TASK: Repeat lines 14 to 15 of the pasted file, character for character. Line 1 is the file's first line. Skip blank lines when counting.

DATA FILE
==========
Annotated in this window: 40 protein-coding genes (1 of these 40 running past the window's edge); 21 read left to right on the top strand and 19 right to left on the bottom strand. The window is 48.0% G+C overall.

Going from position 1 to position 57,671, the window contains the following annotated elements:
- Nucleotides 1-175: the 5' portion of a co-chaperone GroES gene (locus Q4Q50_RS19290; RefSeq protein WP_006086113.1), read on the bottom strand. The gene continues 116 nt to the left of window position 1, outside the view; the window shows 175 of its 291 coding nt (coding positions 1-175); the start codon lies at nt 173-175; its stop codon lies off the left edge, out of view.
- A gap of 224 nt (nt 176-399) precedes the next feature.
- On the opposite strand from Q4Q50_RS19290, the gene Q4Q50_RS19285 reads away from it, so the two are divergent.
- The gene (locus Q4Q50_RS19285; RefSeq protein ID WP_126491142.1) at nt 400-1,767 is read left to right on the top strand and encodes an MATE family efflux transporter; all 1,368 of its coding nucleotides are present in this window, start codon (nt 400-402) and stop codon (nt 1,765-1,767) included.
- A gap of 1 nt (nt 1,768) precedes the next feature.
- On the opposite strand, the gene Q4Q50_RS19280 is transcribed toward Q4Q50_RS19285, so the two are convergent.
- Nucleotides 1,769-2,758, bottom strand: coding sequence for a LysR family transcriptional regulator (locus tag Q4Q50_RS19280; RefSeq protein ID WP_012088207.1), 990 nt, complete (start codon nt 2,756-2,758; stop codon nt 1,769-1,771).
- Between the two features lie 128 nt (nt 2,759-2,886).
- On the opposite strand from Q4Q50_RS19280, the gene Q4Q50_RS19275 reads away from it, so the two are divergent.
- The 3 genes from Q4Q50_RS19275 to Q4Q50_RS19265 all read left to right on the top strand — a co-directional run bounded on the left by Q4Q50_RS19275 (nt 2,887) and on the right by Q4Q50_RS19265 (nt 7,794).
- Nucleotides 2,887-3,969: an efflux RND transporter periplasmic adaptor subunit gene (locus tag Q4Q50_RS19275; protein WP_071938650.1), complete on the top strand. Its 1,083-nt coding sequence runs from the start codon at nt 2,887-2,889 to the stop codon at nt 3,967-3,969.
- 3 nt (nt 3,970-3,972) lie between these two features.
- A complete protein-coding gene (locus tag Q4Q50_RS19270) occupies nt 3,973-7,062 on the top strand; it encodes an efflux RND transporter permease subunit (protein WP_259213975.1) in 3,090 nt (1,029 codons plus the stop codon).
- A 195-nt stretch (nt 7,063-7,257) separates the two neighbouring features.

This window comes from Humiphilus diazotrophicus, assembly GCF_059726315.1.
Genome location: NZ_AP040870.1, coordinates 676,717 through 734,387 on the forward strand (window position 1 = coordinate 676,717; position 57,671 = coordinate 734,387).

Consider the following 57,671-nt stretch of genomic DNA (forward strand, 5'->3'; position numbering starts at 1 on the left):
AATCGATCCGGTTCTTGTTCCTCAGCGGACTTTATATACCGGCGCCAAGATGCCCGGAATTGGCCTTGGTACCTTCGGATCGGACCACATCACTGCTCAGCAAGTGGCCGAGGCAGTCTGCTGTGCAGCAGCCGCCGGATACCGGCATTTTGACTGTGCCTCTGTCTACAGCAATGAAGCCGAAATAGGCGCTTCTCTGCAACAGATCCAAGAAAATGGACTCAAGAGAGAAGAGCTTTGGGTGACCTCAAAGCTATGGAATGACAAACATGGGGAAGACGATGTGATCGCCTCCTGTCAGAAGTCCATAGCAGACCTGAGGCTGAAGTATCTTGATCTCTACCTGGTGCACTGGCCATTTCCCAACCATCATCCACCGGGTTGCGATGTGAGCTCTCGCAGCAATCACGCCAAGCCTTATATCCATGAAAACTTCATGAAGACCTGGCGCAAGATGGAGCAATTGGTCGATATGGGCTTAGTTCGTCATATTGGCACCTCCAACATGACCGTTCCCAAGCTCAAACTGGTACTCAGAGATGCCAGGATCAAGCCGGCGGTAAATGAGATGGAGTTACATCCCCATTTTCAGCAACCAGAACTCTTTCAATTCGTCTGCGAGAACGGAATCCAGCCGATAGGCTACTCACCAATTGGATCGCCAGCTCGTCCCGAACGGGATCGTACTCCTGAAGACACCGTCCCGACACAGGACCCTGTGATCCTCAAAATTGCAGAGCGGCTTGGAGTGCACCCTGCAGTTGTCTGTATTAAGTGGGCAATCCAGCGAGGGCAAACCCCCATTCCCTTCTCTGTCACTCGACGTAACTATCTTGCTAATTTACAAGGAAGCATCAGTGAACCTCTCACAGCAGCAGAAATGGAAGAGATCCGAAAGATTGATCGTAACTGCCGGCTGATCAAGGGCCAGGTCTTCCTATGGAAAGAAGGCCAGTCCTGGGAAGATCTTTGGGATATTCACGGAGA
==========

- 3 nt (nt 3,970-3,972) lie between these two features.
- A complete protein-coding gene (locus tag Q4Q50_RS19270) occupies nt 3,973-7,062 on the top strand; it encodes an efflux RND transporter permease subunit (protein WP_259213975.1) in 3,090 nt (1,029 codons plus the stop codon).